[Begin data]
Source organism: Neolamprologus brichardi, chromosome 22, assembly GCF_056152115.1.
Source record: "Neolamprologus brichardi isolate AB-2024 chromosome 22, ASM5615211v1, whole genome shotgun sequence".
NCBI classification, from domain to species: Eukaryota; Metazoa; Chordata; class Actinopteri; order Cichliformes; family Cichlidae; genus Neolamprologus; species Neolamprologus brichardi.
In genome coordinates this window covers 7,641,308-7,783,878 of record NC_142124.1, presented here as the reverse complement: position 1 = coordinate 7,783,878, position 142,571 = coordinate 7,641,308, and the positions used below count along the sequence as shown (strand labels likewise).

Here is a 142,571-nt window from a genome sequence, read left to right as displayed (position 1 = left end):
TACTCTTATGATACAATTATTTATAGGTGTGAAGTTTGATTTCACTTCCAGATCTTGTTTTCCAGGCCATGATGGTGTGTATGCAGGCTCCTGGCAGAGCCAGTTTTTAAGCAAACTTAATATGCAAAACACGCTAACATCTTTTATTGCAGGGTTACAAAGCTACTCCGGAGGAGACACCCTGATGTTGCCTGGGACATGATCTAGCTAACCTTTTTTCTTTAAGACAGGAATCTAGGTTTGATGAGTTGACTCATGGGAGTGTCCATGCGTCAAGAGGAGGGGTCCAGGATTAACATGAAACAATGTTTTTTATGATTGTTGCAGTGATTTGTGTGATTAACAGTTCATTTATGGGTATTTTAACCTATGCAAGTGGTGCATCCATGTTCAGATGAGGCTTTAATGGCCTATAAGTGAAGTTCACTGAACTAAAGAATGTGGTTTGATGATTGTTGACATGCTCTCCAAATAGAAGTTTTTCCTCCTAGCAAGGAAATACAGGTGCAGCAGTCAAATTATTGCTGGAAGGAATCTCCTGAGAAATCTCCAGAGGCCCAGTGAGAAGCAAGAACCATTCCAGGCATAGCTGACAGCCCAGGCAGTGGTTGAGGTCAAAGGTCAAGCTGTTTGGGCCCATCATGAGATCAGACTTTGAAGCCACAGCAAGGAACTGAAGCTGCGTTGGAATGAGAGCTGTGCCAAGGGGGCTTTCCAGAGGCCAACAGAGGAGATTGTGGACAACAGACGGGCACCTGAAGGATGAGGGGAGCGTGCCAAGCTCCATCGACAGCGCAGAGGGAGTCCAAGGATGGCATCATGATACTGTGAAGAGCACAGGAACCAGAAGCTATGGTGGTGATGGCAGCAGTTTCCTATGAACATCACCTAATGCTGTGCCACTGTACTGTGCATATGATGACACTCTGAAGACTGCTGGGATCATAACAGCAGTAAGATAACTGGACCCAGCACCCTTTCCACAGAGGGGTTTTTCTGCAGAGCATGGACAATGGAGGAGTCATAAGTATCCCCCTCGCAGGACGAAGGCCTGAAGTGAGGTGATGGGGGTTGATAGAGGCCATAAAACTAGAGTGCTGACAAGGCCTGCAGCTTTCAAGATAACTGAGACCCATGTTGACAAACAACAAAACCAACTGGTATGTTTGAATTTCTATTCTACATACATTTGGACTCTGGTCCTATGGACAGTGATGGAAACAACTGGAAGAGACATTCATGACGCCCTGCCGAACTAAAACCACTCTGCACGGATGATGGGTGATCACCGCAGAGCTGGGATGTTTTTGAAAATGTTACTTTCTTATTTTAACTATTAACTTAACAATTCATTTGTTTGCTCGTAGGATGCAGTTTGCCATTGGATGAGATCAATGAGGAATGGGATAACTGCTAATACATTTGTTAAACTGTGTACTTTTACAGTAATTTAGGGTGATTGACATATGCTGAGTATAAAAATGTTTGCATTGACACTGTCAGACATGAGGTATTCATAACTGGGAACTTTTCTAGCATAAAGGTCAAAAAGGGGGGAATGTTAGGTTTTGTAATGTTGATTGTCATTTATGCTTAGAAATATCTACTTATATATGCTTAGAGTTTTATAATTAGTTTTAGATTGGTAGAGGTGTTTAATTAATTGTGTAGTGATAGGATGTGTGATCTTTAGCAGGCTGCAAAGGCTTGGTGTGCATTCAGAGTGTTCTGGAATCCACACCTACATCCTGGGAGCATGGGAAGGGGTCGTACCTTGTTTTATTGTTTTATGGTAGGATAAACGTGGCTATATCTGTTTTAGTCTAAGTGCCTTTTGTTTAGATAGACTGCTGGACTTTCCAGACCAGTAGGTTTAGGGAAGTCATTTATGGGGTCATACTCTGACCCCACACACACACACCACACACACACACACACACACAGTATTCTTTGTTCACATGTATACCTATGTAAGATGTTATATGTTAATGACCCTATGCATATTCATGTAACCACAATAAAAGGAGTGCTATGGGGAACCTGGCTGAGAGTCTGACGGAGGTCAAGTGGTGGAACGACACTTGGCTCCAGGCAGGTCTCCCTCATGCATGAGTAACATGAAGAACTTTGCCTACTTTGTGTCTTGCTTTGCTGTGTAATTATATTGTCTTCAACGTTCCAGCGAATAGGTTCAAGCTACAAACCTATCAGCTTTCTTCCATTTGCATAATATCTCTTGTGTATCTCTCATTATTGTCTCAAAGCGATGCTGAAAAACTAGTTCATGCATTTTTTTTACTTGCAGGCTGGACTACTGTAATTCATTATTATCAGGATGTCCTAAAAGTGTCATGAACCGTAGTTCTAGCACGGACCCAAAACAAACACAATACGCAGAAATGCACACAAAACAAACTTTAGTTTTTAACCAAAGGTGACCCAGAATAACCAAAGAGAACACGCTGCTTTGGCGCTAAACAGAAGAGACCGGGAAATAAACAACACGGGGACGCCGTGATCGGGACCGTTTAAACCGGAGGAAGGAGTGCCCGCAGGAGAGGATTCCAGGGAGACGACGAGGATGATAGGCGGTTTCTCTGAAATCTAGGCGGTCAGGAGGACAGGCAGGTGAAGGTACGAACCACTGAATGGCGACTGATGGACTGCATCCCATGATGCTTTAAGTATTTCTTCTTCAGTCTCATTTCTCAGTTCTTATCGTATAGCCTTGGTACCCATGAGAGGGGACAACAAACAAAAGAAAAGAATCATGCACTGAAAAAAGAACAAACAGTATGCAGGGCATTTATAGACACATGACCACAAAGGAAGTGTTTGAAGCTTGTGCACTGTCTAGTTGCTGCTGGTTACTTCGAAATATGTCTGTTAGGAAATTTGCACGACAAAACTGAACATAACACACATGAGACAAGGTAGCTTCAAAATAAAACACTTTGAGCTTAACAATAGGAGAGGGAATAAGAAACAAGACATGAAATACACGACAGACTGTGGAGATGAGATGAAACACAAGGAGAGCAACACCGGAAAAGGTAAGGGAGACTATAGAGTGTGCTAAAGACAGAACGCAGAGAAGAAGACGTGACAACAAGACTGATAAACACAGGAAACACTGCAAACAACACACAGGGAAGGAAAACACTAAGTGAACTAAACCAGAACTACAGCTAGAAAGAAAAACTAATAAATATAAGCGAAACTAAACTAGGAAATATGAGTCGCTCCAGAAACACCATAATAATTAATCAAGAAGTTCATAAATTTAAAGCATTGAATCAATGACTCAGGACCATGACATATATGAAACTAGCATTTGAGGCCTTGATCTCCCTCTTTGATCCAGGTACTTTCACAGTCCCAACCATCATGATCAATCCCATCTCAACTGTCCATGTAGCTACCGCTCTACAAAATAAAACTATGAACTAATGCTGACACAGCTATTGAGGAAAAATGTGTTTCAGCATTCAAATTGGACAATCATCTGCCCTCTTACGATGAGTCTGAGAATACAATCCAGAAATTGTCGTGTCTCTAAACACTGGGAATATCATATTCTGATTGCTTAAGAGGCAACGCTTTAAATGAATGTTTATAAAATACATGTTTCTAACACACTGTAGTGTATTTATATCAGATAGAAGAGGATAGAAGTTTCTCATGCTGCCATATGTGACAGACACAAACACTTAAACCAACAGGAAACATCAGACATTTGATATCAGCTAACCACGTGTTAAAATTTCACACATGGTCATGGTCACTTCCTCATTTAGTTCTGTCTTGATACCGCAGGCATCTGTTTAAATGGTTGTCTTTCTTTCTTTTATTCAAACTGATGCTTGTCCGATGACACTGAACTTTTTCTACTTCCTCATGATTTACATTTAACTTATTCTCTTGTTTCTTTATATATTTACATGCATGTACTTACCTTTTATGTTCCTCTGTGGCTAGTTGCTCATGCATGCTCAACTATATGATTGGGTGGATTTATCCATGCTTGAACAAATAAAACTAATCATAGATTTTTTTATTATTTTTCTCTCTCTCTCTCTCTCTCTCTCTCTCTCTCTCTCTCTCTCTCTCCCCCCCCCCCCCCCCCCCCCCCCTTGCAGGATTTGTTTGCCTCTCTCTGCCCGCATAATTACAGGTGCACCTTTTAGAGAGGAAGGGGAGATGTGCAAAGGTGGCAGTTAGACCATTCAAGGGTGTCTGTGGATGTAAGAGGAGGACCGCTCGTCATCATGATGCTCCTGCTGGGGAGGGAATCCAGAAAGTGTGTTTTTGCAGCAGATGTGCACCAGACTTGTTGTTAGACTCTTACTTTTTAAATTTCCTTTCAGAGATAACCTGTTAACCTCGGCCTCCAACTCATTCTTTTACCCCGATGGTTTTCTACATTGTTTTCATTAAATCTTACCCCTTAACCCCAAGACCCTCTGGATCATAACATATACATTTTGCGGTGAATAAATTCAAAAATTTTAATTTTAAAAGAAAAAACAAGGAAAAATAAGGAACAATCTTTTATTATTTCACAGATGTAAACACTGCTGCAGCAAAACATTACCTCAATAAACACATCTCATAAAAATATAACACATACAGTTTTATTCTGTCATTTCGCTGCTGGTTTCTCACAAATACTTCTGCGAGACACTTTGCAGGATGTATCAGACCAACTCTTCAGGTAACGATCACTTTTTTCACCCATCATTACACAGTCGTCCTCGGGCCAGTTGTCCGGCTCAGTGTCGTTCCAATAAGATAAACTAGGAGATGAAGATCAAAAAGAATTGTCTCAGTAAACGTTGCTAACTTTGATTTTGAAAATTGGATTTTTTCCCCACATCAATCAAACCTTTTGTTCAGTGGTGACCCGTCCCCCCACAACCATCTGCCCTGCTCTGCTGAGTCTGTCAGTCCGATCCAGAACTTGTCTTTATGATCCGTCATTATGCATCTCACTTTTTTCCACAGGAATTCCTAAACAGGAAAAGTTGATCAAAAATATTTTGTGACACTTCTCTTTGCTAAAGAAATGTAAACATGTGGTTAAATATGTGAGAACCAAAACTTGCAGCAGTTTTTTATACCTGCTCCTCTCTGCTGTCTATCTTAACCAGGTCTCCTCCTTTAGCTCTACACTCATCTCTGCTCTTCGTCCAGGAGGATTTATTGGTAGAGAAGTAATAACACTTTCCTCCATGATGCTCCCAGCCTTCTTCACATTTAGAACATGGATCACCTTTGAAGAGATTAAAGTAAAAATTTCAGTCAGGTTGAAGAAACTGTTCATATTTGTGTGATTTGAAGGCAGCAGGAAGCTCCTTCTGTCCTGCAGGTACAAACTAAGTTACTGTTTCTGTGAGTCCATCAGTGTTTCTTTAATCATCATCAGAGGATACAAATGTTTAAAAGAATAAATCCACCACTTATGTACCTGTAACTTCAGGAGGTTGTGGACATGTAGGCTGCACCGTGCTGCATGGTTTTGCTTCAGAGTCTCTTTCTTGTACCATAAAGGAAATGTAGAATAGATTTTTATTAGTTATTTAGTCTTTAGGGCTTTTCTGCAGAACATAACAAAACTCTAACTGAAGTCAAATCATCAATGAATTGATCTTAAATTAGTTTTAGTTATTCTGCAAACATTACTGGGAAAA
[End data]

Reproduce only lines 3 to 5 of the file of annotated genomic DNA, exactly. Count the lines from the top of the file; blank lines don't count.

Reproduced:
NCBI classification, from domain to species: Eukaryota; Metazoa; Chordata; class Actinopteri; order Cichliformes; family Cichlidae; genus Neolamprologus; species Neolamprologus brichardi.
In genome coordinates this window covers 7,641,308-7,783,878 of record NC_142124.1, presented here as the reverse complement: position 1 = coordinate 7,783,878, position 142,571 = coordinate 7,641,308, and the positions used below count along the sequence as shown (strand labels likewise).

Here is a 142,571-nt window from a genome sequence, read left to right as displayed (position 1 = left end):